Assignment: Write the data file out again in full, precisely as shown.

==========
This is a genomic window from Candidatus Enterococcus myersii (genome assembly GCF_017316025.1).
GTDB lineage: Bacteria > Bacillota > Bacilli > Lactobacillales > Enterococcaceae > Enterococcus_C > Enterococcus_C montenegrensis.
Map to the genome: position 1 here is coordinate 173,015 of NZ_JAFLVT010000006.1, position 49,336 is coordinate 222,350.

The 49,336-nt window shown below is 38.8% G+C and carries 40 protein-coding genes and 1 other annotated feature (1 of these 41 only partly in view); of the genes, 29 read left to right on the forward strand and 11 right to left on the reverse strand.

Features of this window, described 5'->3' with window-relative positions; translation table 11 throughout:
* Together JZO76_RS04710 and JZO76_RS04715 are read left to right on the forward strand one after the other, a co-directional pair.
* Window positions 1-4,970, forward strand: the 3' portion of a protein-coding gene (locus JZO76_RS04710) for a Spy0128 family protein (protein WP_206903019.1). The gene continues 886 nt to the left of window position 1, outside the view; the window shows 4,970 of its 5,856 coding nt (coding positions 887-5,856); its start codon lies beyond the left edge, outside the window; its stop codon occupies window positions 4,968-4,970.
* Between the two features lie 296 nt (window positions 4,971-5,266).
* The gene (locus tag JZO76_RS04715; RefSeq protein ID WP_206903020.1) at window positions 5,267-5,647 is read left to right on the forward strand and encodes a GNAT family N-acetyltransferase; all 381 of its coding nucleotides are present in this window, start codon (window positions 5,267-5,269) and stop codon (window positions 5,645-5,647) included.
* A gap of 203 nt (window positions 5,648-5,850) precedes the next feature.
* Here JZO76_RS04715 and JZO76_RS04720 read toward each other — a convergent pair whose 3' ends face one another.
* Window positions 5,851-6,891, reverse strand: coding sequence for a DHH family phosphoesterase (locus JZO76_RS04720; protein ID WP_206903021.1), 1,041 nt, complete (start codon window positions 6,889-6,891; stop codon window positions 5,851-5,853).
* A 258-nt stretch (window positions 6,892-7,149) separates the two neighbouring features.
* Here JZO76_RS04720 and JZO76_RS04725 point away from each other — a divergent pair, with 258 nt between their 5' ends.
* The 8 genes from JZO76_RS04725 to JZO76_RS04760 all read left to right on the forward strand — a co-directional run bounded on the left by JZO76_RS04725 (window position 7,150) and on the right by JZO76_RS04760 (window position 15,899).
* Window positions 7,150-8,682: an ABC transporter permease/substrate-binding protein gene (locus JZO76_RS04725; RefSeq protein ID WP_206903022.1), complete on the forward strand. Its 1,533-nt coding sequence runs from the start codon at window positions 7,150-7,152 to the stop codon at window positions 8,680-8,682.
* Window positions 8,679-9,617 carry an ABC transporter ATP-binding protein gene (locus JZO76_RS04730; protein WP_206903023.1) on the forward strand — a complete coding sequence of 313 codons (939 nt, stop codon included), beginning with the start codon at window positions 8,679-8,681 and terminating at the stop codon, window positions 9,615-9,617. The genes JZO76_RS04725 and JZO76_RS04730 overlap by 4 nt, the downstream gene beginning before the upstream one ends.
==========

This is a genomic window from Candidatus Enterococcus myersii (genome assembly GCF_017316025.1).
GTDB lineage: Bacteria > Bacillota > Bacilli > Lactobacillales > Enterococcaceae > Enterococcus_C > Enterococcus_C montenegrensis.
Map to the genome: position 1 here is coordinate 173,015 of NZ_JAFLVT010000006.1, position 49,336 is coordinate 222,350.

The 49,336-nt window shown below is 38.8% G+C and carries 40 protein-coding genes and 1 other annotated feature (1 of these 41 only partly in view); of the genes, 29 read left to right on the forward strand and 11 right to left on the reverse strand.

Features of this window, described 5'->3' with window-relative positions; translation table 11 throughout:
* Together JZO76_RS04710 and JZO76_RS04715 are read left to right on the forward strand one after the other, a co-directional pair.
* Window positions 1-4,970, forward strand: the 3' portion of a protein-coding gene (locus JZO76_RS04710) for a Spy0128 family protein (protein WP_206903019.1). The gene continues 886 nt to the left of window position 1, outside the view; the window shows 4,970 of its 5,856 coding nt (coding positions 887-5,856); its start codon lies beyond the left edge, outside the window; its stop codon occupies window positions 4,968-4,970.
* Between the two features lie 296 nt (window positions 4,971-5,266).
* The gene (locus tag JZO76_RS04715; RefSeq protein ID WP_206903020.1) at window positions 5,267-5,647 is read left to right on the forward strand and encodes a GNAT family N-acetyltransferase; all 381 of its coding nucleotides are present in this window, start codon (window positions 5,267-5,269) and stop codon (window positions 5,645-5,647) included.
* A gap of 203 nt (window positions 5,648-5,850) precedes the next feature.
* Here JZO76_RS04715 and JZO76_RS04720 read toward each other — a convergent pair whose 3' ends face one another.
* Window positions 5,851-6,891, reverse strand: coding sequence for a DHH family phosphoesterase (locus JZO76_RS04720; protein ID WP_206903021.1), 1,041 nt, complete (start codon window positions 6,889-6,891; stop codon window positions 5,851-5,853).
* A 258-nt stretch (window positions 6,892-7,149) separates the two neighbouring features.
* Here JZO76_RS04720 and JZO76_RS04725 point away from each other — a divergent pair, with 258 nt between their 5' ends.
* The 8 genes from JZO76_RS04725 to JZO76_RS04760 all read left to right on the forward strand — a co-directional run bounded on the left by JZO76_RS04725 (window position 7,150) and on the right by JZO76_RS04760 (window position 15,899).
* Window positions 7,150-8,682: an ABC transporter permease/substrate-binding protein gene (locus JZO76_RS04725; RefSeq protein ID WP_206903022.1), complete on the forward strand. Its 1,533-nt coding sequence runs from the start codon at window positions 7,150-7,152 to the stop codon at window positions 8,680-8,682.
* Window positions 8,679-9,617 carry an ABC transporter ATP-binding protein gene (locus JZO76_RS04730; protein WP_206903023.1) on the forward strand — a complete coding sequence of 313 codons (939 nt, stop codon included), beginning with the start codon at window positions 8,679-8,681 and terminating at the stop codon, window positions 9,615-9,617. The genes JZO76_RS04725 and JZO76_RS04730 overlap by 4 nt, the downstream gene beginning before the upstream one ends.